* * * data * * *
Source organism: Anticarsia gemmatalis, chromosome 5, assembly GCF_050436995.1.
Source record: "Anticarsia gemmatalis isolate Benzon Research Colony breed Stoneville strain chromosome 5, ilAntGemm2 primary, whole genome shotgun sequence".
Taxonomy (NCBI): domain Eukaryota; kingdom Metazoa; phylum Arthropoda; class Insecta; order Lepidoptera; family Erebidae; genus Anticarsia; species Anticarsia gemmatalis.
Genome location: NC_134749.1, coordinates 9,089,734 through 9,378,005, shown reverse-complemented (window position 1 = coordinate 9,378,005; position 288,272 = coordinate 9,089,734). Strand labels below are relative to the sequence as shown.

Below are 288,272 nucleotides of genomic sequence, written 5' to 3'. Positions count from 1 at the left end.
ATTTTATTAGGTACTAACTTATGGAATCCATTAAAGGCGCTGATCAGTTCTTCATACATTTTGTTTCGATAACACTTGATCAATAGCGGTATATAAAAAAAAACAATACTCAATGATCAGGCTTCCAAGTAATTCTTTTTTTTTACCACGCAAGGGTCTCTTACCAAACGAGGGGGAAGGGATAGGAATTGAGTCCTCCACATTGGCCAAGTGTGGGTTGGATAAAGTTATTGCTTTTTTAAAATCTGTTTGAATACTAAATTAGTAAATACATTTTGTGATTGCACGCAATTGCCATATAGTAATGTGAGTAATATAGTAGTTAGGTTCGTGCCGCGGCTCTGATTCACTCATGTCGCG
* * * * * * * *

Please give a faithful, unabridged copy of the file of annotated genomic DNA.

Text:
Source organism: Anticarsia gemmatalis, chromosome 5, assembly GCF_050436995.1.
Source record: "Anticarsia gemmatalis isolate Benzon Research Colony breed Stoneville strain chromosome 5, ilAntGemm2 primary, whole genome shotgun sequence".
Taxonomy (NCBI): domain Eukaryota; kingdom Metazoa; phylum Arthropoda; class Insecta; order Lepidoptera; family Erebidae; genus Anticarsia; species Anticarsia gemmatalis.
Genome location: NC_134749.1, coordinates 9,089,734 through 9,378,005, shown reverse-complemented (window position 1 = coordinate 9,378,005; position 288,272 = coordinate 9,089,734). Strand labels below are relative to the sequence as shown.

Below are 288,272 nucleotides of genomic sequence, written 5' to 3'. Positions count from 1 at the left end.
ATTTTATTAGGTACTAACTTATGGAATCCATTAAAGGCGCTGATCAGTTCTTCATACATTTTGTTTCGATAACACTTGATCAATAGCGGTATATAAAAAAAAACAATACTCAATGATCAGGCTTCCAAGTAATTCTTTTTTTTTACCACGCAAGGGTCTCTTACCAAACGAGGGGGAAGGGATAGGAATTGAGTCCTCCACATTGGCCAAGTGTGGGTTGGATAAAGTTATTGCTTTTTTAAAATCTGTTTGAATACTAAATTAGTAAATACATTTTGTGATTGCACGCAATTGCCATATAGTAATGTGAGTAATATAGTAGTTAGGTTCGTGCCGCGGCTCTGATTCACTCATGTCGCG